Inglorious Basterds

Last night, as I was going to bed (Or was it at some point in the middle of the night, when I woke up?  Or even this morning?), I recalled the film “Inglorious Basterds”, and had a slight desire to watch it.  I have seen it already, but this film and I have a sort of special connection, and for various reasons.

For one thing, I first saw the beginning of it on my first trip to France, on my Freshman year JanTerm in Cannes – a sort of momentous occasion, its being my first time there and all.  One of the students working at our dorm’s café was all excited about watching it, and got us all to sit around to watch it at the café.  After only a few minutes, I was uninterested in the film, and I left (as I recall).

A few years later, I finally watched the whole film, though I forget currently when and how.  So, it was meant to be comedic and historical and action-filled.  Got it.  Now I’d seen it, so I didn’t have to see it again.

Then, while living in Vienna (though that part’s somewhat irrelevant), I saw two films that I loved.  The first was “Keinohrhasen”, with the German actor Til Schweiger.  I fell in love with the film, and has a soft spot for Til because of it.  Then, I saw in theaters the film “Django Unchained”.  I somewhat fell in love with the German character of the film, played by Christoph Waltz, who is Austrian-German himself.  By calling to mind before the start of the film that this was a Quentin Tarantino film, I was able to enjoy the full beauty and glory of the artistry that was “Django Unchained”.

Once back in the States, however, I recalled that I had not given just perspective to “Inglorious Basterds” as a Quentin Tarantino marvel, but had judged it relative to the average film.  (I grew up in love with Kill Bill, you see, and learned QT’s style of gore and revenge and all that, somehow learning to enjoy and appreciate it because of the setting and story that was Kill Bill, probably with a bit of guidance from my brother Michael, who had shown me the films in the first place.)  So, I decided it was high time to watch the film again, though this time as a Quentin Tarantino film, instead of a regular one.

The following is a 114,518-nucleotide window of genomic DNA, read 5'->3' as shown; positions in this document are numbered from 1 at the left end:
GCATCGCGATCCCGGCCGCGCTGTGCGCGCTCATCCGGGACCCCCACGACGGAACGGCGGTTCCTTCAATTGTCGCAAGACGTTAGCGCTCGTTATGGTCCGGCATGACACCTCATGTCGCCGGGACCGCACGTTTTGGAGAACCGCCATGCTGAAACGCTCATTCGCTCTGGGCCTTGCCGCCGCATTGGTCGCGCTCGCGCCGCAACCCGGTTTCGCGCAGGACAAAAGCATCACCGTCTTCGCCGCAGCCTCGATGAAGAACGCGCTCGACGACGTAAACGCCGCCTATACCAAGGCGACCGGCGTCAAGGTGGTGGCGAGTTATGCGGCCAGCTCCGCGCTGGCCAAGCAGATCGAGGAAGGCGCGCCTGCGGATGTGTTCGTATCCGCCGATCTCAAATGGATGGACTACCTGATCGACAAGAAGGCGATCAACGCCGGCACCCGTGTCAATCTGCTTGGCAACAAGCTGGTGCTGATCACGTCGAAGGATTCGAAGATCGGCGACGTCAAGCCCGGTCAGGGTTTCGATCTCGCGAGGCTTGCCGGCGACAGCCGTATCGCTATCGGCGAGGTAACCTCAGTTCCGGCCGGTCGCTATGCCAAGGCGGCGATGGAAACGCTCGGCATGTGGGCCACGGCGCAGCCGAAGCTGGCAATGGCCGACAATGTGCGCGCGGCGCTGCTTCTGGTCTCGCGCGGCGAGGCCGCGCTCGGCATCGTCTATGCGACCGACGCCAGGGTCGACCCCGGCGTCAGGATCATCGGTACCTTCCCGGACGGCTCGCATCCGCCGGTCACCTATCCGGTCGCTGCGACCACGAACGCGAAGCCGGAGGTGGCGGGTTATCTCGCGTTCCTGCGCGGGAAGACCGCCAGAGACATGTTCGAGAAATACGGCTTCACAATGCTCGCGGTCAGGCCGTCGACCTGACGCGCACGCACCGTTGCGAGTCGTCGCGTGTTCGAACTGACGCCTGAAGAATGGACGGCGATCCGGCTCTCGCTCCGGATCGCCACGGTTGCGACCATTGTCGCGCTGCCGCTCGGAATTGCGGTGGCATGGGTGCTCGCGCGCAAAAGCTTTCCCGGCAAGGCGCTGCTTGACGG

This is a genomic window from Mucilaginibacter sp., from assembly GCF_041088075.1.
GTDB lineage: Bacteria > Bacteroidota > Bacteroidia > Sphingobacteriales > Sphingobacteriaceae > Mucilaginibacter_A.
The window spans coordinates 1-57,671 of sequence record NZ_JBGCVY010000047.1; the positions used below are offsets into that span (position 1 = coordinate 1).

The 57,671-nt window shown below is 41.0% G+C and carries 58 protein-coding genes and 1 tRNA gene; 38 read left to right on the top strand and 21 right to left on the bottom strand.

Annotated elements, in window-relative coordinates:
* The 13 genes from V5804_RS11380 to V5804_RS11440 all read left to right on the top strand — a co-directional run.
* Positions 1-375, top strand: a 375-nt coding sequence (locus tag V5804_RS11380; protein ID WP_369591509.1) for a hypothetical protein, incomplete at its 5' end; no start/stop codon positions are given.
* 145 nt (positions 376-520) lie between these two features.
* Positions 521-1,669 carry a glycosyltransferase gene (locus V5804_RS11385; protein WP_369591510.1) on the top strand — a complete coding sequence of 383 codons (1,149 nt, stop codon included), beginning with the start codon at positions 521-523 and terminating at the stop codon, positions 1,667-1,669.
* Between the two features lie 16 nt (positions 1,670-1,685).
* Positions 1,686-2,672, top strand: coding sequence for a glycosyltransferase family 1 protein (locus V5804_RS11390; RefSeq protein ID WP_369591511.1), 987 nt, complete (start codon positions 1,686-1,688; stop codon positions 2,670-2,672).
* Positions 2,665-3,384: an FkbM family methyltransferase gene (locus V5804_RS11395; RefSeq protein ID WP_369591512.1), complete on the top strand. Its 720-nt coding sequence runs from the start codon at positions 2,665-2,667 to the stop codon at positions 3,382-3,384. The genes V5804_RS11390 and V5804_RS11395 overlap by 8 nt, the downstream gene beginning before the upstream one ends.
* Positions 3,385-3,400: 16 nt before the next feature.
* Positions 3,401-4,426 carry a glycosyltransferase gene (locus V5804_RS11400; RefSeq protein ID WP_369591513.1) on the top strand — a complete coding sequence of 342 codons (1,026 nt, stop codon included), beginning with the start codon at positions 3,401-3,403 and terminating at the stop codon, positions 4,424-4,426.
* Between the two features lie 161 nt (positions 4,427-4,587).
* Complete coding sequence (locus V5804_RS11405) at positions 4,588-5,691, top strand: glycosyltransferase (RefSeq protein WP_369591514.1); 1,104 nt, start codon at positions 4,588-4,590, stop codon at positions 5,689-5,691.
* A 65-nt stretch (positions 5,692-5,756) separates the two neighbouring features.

And so I did.  However, allow me to point out the setting of this film: WWII in Germany and France (or, at least, a France filled with Germans), with Americans interspersed.  When the movie began, it took me about ten minutes (?) to realize that something was amiss… or, at least, something felt like it must be amiss.

I eventually realized (and even had to pause the film for the extreme laughter that arose from within me) that it was the fact that I was completely missing the subtitles.  I was not, however, missing the dialogue.  I was just merely ignoring, nay, not even noticing the subtitles, because I simply understood what was being said.  The laughter came suddenly and from deep within – it was like this film was made for me, in a sense.  I now spoke decent French and German (and still fantabulous English, of course), and this movie played back and forth between my three main languages.  It was a perfect mix of cultures and language for my language-loving mind.

Now, that was great, but it got even better.  Then, I found Christoph Waltz AND Til Schweiger in the film.  Add that all to the expectation of Quentin Tarantino’s style, as well as the gorgeous Brad Pitt (yeah, I have a soft spot for him, too), and I was in love with the film.

You’d think that’d be enough to have a special bond with a film, but there’s one more bit to it all, and a rather profound one at that.  Seeing this film shortly after seeing Django had me notice something quite peculiar.  In Django, Christoph Waltz was quite obviously ‘the good guy’ of the film.  He had obvious morals that were oh-so-lacking in the other characters, plus he was totally BA* with his skills and tactics and sense of style.  In a way, in the time and place of Django, being German was ideal, and being American was kind of terrible.  (Do you see where this is going?)

Now, look at “Inglorious Basterds”.  Are the roles not 100% switched?  Christoph Waltz, whose character once was somewhat idolized for his status of being German, now was considered the worst of the worst in morals because he was German.  And the Americans were appropriately on the high ground this time.  Had it been another actor, I’m not sure I would have made quite the same connection.  But I found it amazing that this one man – and yes, I am aware that Christoph Waltz was not present for any of these actual periods of history, but just roll with it – could, at one point in time, be honored and respected for being himself (German), and, at the next, be despised and hated for being himself (German).

And so, I have this forever attachment and special relationship with “Inglorious Basterds”, which also inevitably drags along a bit of moral contemplation on the mentality of the human species throughout the course of human events (especially conflict).  And, of course, Christoph Waltz.  None of this would have truly linked together so well without his wonderful collaboration with Quentin Tarantino, as well as his total enrollment in the characters he played (I truly loved the one, and was distraught by his death, and despised the other, hoping throughout the film for his immediate death.).  Nods and hats off to you, sir.  And Quentin Tarantino – you’re awesome, too, sir.





Post-a-day 2017



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